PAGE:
Answer by A Quora admin:
Too late for what?
If you slept through your 26th birthday, it's too late for you to experience that. It's too late for you to watch "LOST" in its premiere broadcast. (Though, honestly, you didn't miss much.) It's too late for you to fight in the Vietnam War. It's too late for you to go through puberty or attend nursery school. It's too late for you to learn a second language as proficiently as a native speaker*. It's probably too late for you to be breastfed.
It's not too late for you to fall in love.
It's not too late for you to have kids.
It's not too late for you to embark on an exciting career or series of careers.
It's not too late for you to read the complete works of Shakespeare; learn how to program computers; learn to dance; travel around the world; go to therapy; become an accomplished cook; sky dive; develop an appreciation for jazz; write a novel; get an advanced degree; save for your old age; read "In Search of Lost Time"; become a Christian, then an atheist, then a Scientologist; break a few bones; learn how to fix a toilet; develop a six-pack …
Honestly, I'm 47, and I'll say this to you, whippersnapper: you're a fucking kid, so get over yourself. I'm a fucking kid, too. I'm almost twice your age, and I'm just getting started! My dad is in his 80s, and he wrote two books last year.
You don't get to use age as an excuse. Get off your ass!
Also, learn about what economists call "sunk costs." If I give someone $100 on Monday, and he spends $50 on candy, he'll probably regret that purchase on Tuesday. In a way, he'll still think of himself as a guy with $100—half of which is wasted.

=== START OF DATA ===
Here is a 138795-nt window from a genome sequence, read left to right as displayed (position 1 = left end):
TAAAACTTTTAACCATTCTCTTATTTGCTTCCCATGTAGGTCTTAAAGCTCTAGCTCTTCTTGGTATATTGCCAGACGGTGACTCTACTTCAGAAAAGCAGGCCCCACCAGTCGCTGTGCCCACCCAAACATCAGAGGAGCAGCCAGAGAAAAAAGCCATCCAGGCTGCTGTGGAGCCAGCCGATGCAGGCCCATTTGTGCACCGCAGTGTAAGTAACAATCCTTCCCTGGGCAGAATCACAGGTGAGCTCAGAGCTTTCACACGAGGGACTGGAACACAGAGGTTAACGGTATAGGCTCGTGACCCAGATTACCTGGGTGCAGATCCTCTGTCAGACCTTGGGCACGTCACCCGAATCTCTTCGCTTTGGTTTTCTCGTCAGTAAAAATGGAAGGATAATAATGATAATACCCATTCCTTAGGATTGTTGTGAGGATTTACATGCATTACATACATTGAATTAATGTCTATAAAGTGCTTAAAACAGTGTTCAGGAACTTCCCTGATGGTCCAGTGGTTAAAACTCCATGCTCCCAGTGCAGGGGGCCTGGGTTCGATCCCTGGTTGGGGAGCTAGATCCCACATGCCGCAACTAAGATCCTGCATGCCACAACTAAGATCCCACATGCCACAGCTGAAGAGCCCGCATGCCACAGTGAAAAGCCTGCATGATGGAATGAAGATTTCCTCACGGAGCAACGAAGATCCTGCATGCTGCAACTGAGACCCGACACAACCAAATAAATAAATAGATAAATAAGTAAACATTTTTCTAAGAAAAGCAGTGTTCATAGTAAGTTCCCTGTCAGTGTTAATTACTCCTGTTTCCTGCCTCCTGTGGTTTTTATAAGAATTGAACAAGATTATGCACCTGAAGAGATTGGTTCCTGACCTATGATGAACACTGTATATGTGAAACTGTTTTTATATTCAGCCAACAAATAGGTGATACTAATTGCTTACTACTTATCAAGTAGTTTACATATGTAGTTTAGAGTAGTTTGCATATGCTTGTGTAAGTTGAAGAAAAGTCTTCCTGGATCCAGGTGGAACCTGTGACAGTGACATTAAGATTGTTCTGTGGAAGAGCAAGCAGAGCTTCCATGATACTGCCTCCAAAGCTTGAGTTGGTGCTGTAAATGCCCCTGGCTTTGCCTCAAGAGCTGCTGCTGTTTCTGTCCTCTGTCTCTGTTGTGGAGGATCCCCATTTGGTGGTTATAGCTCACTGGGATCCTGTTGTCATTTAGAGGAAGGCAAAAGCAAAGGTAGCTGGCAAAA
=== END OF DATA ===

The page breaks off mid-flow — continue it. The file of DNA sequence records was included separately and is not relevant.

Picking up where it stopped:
What he really is is a guy with $50, just as he would be if I'd handed him a fifty-dollar bill. A sunk cost from yesterday should not be part of today's equation. What he should be thinking is this: "What should I do with my $50?"
What you are isn't a person who has wasted 27 years. You are a person who has X number of years ahead of you. What are you going to do with them?
* What I'd intended as a throwaway comment, about the difficulty of second-language acquisition after childhood, has generated interest and disagreement. I will admit upfront I am not an expert on the matter, and was mostly informed by research I'd read about.
It claimed there's a window of childhood, after which the brain stops being able to hear certain sounds—one's not used by a child's native language—which is why it's so hard to learn to speak a second language without an accent. Some people may master it, but not many. (How many people do you know, after 25, learned a foreign language and can speak it so well, natives have no idea they're listening to a foreigner?) It's also challenging to learn all the idiomatic expressions that native speakers have known since they were small children.
However, since having written this answer, I've learned that the Science behind this is very controversial. As I'm not an expert, let me refer you to the wikipedia article (and it's linked resources).
"In second-language acquisition, the strongest evidence for the critical period hypothesis is in the study of accent, where most older learners do not reach a native-like level. However, under certain conditions, native-like accent has been observed, suggesting that accent is affected by multiple factors, such as identity and motivation, rather than a critical period biological constraint (Moyer, 1999; Bongaerts et al., 1995; Young-Scholten, 2002)."